Britek 3200K color-corrected lights have a focus knob to direct the light. They do get quite warm to the touch, but no fan is needed, so they aren't likely to produce extraneous noise that your mic will pick up. The lights can also be used with 300, 500, 600, or 650W bulbs.

The Smith-Victor ( professional quartz light kit (K-70 Pro) is priced around $950; the made-in-America kit includes three 600W units, with barn doors, scrims, and stands for each. Black-backed umbrellas, a gel pack, and holder, as well as a carrying cart with wheels, are included.

Lowel ( has dedicated packages for the DV shooter, including different configurations of its DV Creator kit that include one or more of its well-known lights.

Compact and rugged, Lowel's Tota-light is used as a soft key, fill, or backlight. With adjustable reflectors and a multi-use tungsten halogen light source, it can be used to illuminate a normal-sized room evenly from one corner, and is available as 750W or 500W at 120V. The lamps feature large, cool knobs for positioning, and a protective front screen (which should always be in place).

The wide focusing range of Lowel's Omni-light makes it suitable as a key or backlight. But add some diffusion, and it's a nice soft fill. The light can be powered via battery as a handheld, as well.

Lowel's Rifa-lite is both light and softbox. Although it takes a little practice, it can be set up in about a minute. With its box-like shell and front diffusion fabric in place, it washes any scene in a soft, even light.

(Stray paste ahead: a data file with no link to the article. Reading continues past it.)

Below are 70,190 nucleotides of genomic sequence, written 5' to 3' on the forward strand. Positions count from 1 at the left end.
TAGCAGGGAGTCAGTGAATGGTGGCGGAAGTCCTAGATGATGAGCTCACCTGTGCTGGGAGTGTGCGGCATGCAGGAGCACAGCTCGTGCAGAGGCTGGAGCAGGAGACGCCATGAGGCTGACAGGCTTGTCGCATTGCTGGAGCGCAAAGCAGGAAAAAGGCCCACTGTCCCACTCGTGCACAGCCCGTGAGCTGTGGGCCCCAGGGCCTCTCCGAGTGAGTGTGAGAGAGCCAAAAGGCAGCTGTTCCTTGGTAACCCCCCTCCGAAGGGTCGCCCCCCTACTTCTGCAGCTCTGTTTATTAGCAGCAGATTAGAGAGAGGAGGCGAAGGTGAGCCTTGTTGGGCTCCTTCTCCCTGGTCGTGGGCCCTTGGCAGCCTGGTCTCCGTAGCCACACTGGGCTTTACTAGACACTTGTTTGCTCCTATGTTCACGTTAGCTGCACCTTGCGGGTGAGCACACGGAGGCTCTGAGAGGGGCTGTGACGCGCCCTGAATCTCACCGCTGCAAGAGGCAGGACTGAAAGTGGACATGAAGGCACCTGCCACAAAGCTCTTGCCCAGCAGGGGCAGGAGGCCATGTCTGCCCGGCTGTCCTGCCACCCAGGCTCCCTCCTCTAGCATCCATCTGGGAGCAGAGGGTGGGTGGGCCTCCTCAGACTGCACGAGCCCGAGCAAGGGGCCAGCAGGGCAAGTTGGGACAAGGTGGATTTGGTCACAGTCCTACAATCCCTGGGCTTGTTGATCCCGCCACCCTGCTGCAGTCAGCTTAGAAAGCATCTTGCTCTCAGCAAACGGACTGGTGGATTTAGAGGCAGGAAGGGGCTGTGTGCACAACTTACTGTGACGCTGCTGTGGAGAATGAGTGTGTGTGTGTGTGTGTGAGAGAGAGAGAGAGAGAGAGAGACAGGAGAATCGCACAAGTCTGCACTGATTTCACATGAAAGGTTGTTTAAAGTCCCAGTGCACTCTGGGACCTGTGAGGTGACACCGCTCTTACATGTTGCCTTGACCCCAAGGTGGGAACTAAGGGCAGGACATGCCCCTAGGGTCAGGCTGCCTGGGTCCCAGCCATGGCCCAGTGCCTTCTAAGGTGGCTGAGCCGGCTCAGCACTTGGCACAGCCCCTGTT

DV Creator 1 includes three tungsten lights: a 500W max. focusable Omni-light, a 250W focusable Pro, and a 750W max. Tota-light. Stands and accessories are included, along with a compact hard or soft case. DV Creator 1 lists for $1,020; street pricing is less at well-known dealers such as B&H or Adorama's.

DV Creator 44 contains a 300W soft light, 500W Omni, 250W Pro-light, 750W Tota, stands, and accessories for around $1,200. Gels, frames, umbrellas, flags, and other lighting accessories are also available.

The recently released Hi-Def Kit from Cool-Lux ( features three of its well-known Mini-Cool lights (used 75W or 150W bulbs), as well as three 150W flood or fill lights and two 600W max dimmers. Designed for shooting in confined areas, the six-light kit includes filters, clamps, mounts, and adaptors for a variety of lighting and mounting situations. It may be deemed hard light, but accessories such as the Mini-Cool softbox are designed to soften the output. Listing at $1,695, this is a very functional multi-unit light kit for most any DV shoot. Just be careful touching the lamp housing and accessories; despite the name, the extruded aluminum units can get very hot!

Another long-established supplier of lighting equipment is Mole-Richardson ( Its compact Teenie-Weenie fixture is a focusable unit that can be mounted on a stand or camera, or used handheld (it measures about 7"x6"x9"). The Teenie-Weenie Mole Kit includes three 600W bulbs and is priced around $1,850. A complete set of stands, scrims, and frames is included with the caster-equipped case.

ARRI's Softbank D1 Lighting Kit ( is priced somewhat higher (list $2,350; but street priced under $2,000 at It's not just the price that approaches heavyweight—the kit weighs 44 pounds (compared to 32 pounds for the Cool-Lux Hi-Def kit).